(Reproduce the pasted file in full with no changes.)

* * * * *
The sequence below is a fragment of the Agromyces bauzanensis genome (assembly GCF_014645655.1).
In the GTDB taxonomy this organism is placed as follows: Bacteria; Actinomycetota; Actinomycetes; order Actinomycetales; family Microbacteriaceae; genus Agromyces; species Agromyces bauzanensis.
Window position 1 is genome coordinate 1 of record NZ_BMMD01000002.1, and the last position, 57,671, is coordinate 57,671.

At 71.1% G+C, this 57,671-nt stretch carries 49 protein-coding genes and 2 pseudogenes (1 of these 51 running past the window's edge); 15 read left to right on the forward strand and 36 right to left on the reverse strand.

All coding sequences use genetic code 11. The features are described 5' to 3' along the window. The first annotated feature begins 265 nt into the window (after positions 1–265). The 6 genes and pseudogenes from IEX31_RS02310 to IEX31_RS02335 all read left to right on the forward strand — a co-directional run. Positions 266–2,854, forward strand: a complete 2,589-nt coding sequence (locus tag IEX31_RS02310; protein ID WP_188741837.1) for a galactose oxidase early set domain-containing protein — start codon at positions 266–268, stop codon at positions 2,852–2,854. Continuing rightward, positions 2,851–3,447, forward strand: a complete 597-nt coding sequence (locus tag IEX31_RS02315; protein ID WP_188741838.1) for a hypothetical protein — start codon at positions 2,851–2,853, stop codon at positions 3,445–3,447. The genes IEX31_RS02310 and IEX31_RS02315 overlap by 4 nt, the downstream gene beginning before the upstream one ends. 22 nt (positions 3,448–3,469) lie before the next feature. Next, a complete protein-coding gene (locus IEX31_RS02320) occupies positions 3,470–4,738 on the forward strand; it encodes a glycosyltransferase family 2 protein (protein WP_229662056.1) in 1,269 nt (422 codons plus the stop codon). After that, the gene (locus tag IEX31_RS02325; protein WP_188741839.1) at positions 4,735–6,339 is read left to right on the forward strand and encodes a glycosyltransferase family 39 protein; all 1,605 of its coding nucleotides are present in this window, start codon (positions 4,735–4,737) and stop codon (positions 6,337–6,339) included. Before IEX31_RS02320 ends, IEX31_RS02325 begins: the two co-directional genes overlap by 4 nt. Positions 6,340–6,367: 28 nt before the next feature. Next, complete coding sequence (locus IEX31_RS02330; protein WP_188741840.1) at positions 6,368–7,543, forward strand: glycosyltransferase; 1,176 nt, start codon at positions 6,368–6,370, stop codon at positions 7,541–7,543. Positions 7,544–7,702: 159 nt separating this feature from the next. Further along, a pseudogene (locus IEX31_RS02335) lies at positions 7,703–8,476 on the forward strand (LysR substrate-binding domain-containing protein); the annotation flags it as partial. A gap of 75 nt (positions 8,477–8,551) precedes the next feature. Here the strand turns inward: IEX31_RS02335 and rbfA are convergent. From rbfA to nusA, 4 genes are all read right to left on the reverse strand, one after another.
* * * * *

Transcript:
The sequence below is a fragment of the Agromyces bauzanensis genome (assembly GCF_014645655.1).
In the GTDB taxonomy this organism is placed as follows: Bacteria; Actinomycetota; Actinomycetes; order Actinomycetales; family Microbacteriaceae; genus Agromyces; species Agromyces bauzanensis.
Window position 1 is genome coordinate 1 of record NZ_BMMD01000002.1, and the last position, 57,671, is coordinate 57,671.

At 71.1% G+C, this 57,671-nt stretch carries 49 protein-coding genes and 2 pseudogenes (1 of these 51 running past the window's edge); 15 read left to right on the forward strand and 36 right to left on the reverse strand.

All coding sequences use genetic code 11. The features are described 5' to 3' along the window. The first annotated feature begins 265 nt into the window (after positions 1–265). The 6 genes and pseudogenes from IEX31_RS02310 to IEX31_RS02335 all read left to right on the forward strand — a co-directional run. Positions 266–2,854, forward strand: a complete 2,589-nt coding sequence (locus tag IEX31_RS02310; protein ID WP_188741837.1) for a galactose oxidase early set domain-containing protein — start codon at positions 266–268, stop codon at positions 2,852–2,854. Continuing rightward, positions 2,851–3,447, forward strand: a complete 597-nt coding sequence (locus tag IEX31_RS02315; protein ID WP_188741838.1) for a hypothetical protein — start codon at positions 2,851–2,853, stop codon at positions 3,445–3,447. The genes IEX31_RS02310 and IEX31_RS02315 overlap by 4 nt, the downstream gene beginning before the upstream one ends. 22 nt (positions 3,448–3,469) lie before the next feature. Next, a complete protein-coding gene (locus IEX31_RS02320) occupies positions 3,470–4,738 on the forward strand; it encodes a glycosyltransferase family 2 protein (protein WP_229662056.1) in 1,269 nt (422 codons plus the stop codon). After that, the gene (locus tag IEX31_RS02325; protein WP_188741839.1) at positions 4,735–6,339 is read left to right on the forward strand and encodes a glycosyltransferase family 39 protein; all 1,605 of its coding nucleotides are present in this window, start codon (positions 4,735–4,737) and stop codon (positions 6,337–6,339) included. Before IEX31_RS02320 ends, IEX31_RS02325 begins: the two co-directional genes overlap by 4 nt. Positions 6,340–6,367: 28 nt before the next feature. Next, complete coding sequence (locus IEX31_RS02330; protein WP_188741840.1) at positions 6,368–7,543, forward strand: glycosyltransferase; 1,176 nt, start codon at positions 6,368–6,370, stop codon at positions 7,541–7,543. Positions 7,544–7,702: 159 nt separating this feature from the next. Further along, a pseudogene (locus IEX31_RS02335) lies at positions 7,703–8,476 on the forward strand (LysR substrate-binding domain-containing protein); the annotation flags it as partial. A gap of 75 nt (positions 8,477–8,551) precedes the next feature. Here the strand turns inward: IEX31_RS02335 and rbfA are convergent. From rbfA to nusA, 4 genes are all read right to left on the reverse strand, one after another.